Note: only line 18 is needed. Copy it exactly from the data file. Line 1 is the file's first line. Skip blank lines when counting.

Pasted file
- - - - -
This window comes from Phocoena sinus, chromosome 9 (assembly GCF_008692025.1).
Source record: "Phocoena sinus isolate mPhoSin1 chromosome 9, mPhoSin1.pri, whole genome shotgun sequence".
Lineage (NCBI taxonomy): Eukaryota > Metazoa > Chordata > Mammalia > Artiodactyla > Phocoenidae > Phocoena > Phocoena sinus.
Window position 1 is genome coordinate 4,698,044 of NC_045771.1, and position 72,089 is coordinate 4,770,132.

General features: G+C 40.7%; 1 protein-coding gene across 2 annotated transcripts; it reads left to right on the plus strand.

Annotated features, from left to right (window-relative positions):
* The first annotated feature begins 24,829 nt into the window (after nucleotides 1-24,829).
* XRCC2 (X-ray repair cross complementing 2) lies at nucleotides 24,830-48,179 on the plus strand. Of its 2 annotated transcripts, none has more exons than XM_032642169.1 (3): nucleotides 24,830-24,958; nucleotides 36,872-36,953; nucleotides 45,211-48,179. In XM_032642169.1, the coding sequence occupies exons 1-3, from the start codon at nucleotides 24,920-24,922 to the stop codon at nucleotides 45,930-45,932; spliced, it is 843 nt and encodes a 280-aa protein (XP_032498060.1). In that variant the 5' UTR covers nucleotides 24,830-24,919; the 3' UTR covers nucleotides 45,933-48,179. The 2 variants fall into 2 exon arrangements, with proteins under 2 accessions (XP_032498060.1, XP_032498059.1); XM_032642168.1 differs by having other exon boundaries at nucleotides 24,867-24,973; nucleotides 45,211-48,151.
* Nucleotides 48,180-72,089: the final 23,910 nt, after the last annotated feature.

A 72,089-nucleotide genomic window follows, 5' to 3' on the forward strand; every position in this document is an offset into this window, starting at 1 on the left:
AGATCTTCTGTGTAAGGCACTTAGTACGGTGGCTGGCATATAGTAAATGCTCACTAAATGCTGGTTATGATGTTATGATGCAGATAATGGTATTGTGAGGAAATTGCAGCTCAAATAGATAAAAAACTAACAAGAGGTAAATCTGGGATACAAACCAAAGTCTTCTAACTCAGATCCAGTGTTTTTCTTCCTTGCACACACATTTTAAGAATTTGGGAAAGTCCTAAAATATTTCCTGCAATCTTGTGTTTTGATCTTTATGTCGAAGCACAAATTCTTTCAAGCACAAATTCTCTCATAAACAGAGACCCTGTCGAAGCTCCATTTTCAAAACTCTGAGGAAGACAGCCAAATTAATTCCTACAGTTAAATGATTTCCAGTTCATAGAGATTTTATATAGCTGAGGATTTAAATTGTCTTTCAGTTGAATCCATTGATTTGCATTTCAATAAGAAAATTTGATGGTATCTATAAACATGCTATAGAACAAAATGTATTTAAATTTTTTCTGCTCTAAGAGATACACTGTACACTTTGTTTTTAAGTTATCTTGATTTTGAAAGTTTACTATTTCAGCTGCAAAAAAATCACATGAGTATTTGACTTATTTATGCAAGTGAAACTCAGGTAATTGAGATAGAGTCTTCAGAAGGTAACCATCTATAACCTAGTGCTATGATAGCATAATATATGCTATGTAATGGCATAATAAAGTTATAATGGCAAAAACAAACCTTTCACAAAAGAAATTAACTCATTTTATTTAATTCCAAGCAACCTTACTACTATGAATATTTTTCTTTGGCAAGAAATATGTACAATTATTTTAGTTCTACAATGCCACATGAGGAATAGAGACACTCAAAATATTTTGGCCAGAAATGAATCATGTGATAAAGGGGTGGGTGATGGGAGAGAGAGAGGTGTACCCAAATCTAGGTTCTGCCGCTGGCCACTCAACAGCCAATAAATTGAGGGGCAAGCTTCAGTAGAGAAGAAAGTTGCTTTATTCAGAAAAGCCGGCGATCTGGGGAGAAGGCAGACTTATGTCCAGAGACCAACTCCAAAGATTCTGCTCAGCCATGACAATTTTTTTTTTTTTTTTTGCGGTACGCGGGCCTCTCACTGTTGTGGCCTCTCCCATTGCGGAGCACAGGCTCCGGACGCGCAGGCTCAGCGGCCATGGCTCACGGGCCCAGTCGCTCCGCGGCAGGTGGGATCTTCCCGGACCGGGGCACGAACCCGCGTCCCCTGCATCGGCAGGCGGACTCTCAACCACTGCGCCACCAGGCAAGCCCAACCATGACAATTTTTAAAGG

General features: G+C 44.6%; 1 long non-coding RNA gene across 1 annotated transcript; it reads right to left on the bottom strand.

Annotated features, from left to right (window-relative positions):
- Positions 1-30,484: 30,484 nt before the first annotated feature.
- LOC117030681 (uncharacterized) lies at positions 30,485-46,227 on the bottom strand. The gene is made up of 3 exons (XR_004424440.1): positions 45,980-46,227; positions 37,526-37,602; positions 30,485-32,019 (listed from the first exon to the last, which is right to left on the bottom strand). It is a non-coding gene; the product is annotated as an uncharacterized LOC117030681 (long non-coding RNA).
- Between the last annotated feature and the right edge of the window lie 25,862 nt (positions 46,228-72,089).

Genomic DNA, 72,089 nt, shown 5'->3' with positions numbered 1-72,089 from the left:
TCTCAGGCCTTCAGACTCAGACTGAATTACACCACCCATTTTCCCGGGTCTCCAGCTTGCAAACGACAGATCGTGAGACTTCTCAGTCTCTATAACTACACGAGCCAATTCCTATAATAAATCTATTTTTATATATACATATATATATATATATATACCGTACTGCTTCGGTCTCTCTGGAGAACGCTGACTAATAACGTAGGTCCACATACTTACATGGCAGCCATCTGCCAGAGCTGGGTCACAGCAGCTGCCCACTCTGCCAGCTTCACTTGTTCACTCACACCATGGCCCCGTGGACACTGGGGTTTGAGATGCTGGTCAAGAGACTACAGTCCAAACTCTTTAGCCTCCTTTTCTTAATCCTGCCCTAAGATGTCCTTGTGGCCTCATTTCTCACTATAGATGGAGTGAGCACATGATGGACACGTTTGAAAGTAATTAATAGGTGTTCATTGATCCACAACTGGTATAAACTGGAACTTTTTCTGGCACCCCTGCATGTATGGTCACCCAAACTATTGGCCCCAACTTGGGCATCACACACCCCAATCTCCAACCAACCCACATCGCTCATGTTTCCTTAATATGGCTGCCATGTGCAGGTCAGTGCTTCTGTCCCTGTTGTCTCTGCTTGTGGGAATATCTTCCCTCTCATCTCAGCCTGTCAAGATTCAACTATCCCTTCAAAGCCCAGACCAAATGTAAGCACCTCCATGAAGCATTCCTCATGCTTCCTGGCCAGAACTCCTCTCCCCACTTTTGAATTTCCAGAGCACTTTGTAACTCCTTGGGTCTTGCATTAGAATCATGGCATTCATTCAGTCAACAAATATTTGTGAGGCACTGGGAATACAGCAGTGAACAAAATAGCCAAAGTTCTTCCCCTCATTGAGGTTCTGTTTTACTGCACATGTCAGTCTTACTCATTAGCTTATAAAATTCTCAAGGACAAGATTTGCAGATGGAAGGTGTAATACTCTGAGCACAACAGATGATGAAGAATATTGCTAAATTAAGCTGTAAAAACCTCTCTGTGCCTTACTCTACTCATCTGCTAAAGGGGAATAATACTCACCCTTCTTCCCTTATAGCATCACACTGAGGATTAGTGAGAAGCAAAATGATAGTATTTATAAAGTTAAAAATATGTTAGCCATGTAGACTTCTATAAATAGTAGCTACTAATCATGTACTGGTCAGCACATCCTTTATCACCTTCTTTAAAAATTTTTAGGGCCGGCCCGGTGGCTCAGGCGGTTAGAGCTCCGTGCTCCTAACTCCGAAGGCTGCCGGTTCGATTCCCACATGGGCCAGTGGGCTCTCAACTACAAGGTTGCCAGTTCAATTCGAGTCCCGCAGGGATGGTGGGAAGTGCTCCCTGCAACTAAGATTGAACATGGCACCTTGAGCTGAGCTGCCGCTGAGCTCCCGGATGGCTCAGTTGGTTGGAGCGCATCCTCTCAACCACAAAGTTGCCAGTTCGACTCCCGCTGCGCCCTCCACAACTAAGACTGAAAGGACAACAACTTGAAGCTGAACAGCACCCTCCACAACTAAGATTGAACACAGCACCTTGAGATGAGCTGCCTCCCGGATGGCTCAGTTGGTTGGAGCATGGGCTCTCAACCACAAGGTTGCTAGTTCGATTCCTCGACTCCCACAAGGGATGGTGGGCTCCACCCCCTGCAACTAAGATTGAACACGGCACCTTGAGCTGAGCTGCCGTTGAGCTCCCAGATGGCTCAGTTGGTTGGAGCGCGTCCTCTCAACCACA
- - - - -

TCTCAGGCCTTCAGACTCAGACTGAATTACACCACCCATTTTCCCGGGTCTCCAGCTTGCAAACGACAGATCGTGAGACTTCTCAGTCTCTATAACTACACGAGCCAATTCCTATAATAAATCTATTTTTATATATACATATATATATATATATATACCGTACTGCTTCGGTCTCTCTGGAGAACGCTGACTAATAACGTAGGTCCACATACTTACATGGCAGCCATCTGCCAGAGCTGGGTCACAGCAGCTGCCCACTCTGCCAGCTTCACTTGTTCACTCACACCATGGCCCCGTGGACACTGGGGTTTGAGATGCTGGTCAAGAGACTACAGTCCAAACTCTTTAGCCTCCTTTTCTTAATCCTGCCCTAAGATGTCCTTGTGGCCTCATTTCTCACTATAGATGGAGTGAGCACATGATGGACACGTTTGAAAGTAATTAATAGGTGTTCATTGATCCACAACTGGTATAAACTGGAACTTTTTCTGGCACCCCTGCATGTATGGTCACCCAAACTATTGGCCCCAACTTGGGCATCACACACCCCAATCTCCAACCAACCCACATCGCTCATGTTTCCTTAATATGGCTGCCATGTGCAGGTCAGTGCTTCTGTCCCTGTTGTCTCTGCTTGTGGGAATATCTTCCCTCTCATCTCAGCCTGTCAAGATTCAACTATCCCTTCAAAGCCCAGACCAAATGTAAGCACCTCCATGAAGCATTCCTCATGCTTCCTGGCCAGAACTCCTCTCCCCACTTTTGAATTTCCAGAGCACTTTGTAACTCCTTGGGTCTTGCATTAGAATCATGGCATTCATTCAGTCAACAAATATTTGTGAGGCACTGGGAATACAGCAGTGAACAAAATAGCCAAAGTTCTTCCCCTCATTGAGGTTCTGTTTTACTGCACATGTCAGTCTTACTCATTAGCTTATAAAATTCTCAAGGACAAGATTTGCAGATGGAAGGTGTAATACTCTGAGCACAACAGATGATGAAGAATATTGCTAAATTAAGCTGTAAAAACCTCTCTGTGCCTTACTCTACTCATCTGCTAAAGGGGAATAATACTCACCCTTCTTCCCTTATAGCATCACACTGAGGATTAGTGAGAAGCAAAATGATAGTATTTATAAAGTTAAAAATATGTTAGCCATGTAGACTTCTATAAATAGTAGCTACTAATCATGTACTGGTCAGCACATCCTTTATCACCTTCTTTAAAAATTTTTAGGGCCGGCCCGGTGGCTCAGGCGGTTAGAGCTCCGTGCTCCTAACTCCGAAGGCTGCCGGTTCGATTCCCACATGGGCCAGTGGGCTCTCAACTACAAGGTTGCCAGTTCAATTCGAGTCCCGCAGGGATGGTGGGAAGTGCTCCCTGCAACTAAGATTGAACATGGCACCTTGAGCTGAGCTGCCGCTGAGCTCCCGGATGGCTCAGTTGGTTGGAGCGCATCCTCTCAACCACAAAGTTGCCAGTTCGACTCCCGCTGCGCCCTCCACAACTAAGACTGAAAGGACAACAACTTGAAGCTGAACAGCACCCTCCACAACTAAGATTGAACACAGCACCTTGAGATGAGCTGCCTCCCGGATGGCTCAGTTGGTTGGAGCATGGGCTCTCAACCACAAGGTTGCTAGTTCGATTCCTCGACTCCCACAAGGGATGGTGGGCTCCACCCCCTGCAACTAAGATTGAACACGGCACCTTGAGCTGAGCTGCCGTTGAGCTCCCAGATGGCTCAGTTGGTTGGAGCGCGTCCTCTCAACCACA